Tiger's Toll on Big Biz, Golf and Cheaters
Golfer's scandal leaves cronies in sand trap
Woods may feel the sting in his pocketbook from losing his gig as Accenture sponsor, but the consulting company now has to scramble to rebrand itself.
Tiger Woods has copped to "infidelities" and announced a hiatus from professional golf to try to repair his broken family. But fallout from Woods’ sex scandal continues unabated, especially for these key stakeholders:
- Accenture, the first company to dump Woods. “Mr. Woods had been featured in Accenture campaigns with the tagline, 'Go On. Be a Tiger,' splashed in business magazines and airport waiting rooms since 2003,” Tim Arango writes for The New York Times. “Since most consumers have no idea what a company like Accenture does, Mr. Woods became the human face of the corporation and a means to extol the corporate virtues of performance and risk-taking.” For the record, it's a business consulting firm.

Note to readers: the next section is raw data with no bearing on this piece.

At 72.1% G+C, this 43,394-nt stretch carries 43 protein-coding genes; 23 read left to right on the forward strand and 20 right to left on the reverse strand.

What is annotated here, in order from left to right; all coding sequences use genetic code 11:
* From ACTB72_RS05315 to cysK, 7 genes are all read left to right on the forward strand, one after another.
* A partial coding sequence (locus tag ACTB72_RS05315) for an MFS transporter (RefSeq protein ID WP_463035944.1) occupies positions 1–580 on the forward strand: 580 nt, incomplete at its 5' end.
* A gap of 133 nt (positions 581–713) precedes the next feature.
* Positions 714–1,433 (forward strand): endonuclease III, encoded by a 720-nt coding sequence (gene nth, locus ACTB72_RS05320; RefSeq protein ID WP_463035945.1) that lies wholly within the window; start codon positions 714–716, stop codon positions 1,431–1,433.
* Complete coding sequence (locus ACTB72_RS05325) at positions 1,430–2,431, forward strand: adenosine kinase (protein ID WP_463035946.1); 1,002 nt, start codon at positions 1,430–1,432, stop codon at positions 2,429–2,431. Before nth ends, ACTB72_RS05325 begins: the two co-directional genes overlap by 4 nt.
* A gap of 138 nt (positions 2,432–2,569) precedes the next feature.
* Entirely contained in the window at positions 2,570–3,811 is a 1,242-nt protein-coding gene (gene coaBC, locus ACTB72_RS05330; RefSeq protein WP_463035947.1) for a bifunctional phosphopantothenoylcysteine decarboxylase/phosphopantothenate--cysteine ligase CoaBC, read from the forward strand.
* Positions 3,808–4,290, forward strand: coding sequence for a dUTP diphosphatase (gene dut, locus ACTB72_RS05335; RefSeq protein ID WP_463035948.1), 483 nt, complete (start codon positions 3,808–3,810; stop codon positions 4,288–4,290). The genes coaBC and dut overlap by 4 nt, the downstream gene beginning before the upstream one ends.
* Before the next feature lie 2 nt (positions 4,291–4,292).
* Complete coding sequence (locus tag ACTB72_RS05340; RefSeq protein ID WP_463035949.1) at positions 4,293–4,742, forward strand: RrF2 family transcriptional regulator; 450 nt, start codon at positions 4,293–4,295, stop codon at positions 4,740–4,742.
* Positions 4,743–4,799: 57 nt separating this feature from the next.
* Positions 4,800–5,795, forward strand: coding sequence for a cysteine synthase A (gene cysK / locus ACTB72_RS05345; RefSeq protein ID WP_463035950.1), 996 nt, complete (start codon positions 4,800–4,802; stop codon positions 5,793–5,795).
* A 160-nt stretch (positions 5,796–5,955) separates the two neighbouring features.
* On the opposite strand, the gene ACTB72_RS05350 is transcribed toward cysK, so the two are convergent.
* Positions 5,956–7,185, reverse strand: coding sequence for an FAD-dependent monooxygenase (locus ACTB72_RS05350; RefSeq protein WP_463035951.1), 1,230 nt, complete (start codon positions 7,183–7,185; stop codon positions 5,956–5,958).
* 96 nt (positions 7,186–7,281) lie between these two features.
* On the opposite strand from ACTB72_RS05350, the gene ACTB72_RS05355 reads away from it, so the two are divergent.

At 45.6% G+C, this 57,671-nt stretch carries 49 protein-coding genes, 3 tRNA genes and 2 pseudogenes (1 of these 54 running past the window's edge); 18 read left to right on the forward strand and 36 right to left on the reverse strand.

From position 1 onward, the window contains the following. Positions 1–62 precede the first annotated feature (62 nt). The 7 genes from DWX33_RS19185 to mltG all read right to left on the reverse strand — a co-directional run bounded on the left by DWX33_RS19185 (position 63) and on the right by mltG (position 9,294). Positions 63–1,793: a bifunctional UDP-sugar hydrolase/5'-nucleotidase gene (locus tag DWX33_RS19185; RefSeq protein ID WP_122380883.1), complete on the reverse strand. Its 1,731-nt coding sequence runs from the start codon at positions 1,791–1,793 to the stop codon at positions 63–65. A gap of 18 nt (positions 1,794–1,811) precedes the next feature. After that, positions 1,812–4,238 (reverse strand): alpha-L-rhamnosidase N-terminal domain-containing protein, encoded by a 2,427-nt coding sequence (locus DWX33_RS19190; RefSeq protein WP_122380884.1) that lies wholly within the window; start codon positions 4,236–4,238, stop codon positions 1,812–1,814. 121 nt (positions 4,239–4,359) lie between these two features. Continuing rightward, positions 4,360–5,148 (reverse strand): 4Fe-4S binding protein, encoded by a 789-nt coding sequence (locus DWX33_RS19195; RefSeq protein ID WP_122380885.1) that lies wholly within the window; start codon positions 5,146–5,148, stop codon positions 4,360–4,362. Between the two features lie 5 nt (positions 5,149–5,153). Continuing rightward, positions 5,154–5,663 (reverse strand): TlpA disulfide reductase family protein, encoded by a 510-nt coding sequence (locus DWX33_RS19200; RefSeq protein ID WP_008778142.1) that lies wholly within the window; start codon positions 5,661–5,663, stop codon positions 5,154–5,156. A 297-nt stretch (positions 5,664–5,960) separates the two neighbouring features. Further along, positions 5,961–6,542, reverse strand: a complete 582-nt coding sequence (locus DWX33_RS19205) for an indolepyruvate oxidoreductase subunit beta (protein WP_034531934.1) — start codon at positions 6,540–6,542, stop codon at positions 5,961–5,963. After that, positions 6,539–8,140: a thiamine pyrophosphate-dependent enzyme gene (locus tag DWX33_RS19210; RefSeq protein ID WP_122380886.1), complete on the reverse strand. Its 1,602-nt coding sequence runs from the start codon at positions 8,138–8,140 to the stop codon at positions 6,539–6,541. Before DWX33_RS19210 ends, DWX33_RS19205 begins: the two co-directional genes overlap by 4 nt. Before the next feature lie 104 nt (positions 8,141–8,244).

- TV Networks. The uncertainty surrounding Woods’ hiatus has thrown a wrench into upcoming negotiations to continue broadcasting the PGA tour, Rachel Cohen reports for The Associated Press. “The networks must decide how much money they're willing to pay the PGA Tour based on how much money they believe they can make from advertisers,” she writes. "If Woods has already returned to the tour, they'll be able to gauge the effect of the scandal on ratings and his level of play. The longer he stays out, the more uncertainty will permeate the negotiations.”
- Fair-weather golf fans. "While there will be keen interest in Tiger's first tournament back, overall ratings will likely decline as the casual golf viewer who was enticed by Tiger's personal and professional persona will now most likely view him differently," John Rash, a senior vp at ad agency Campbell Mithun, tells Reuters. "Indeed, his aura, which defined an era, is gone, and along with that, some viewers."
- Would-be cheaters. Web mogul Arianna Huffington tells a panel on ABC’s “This Week” that uncorroborated reports about racy text messages Woods may have sent prove the good ol' days of adultry have passed. “Any man who wants to cheat on his wife, remember texting is the new lipstick on the collar,” she said.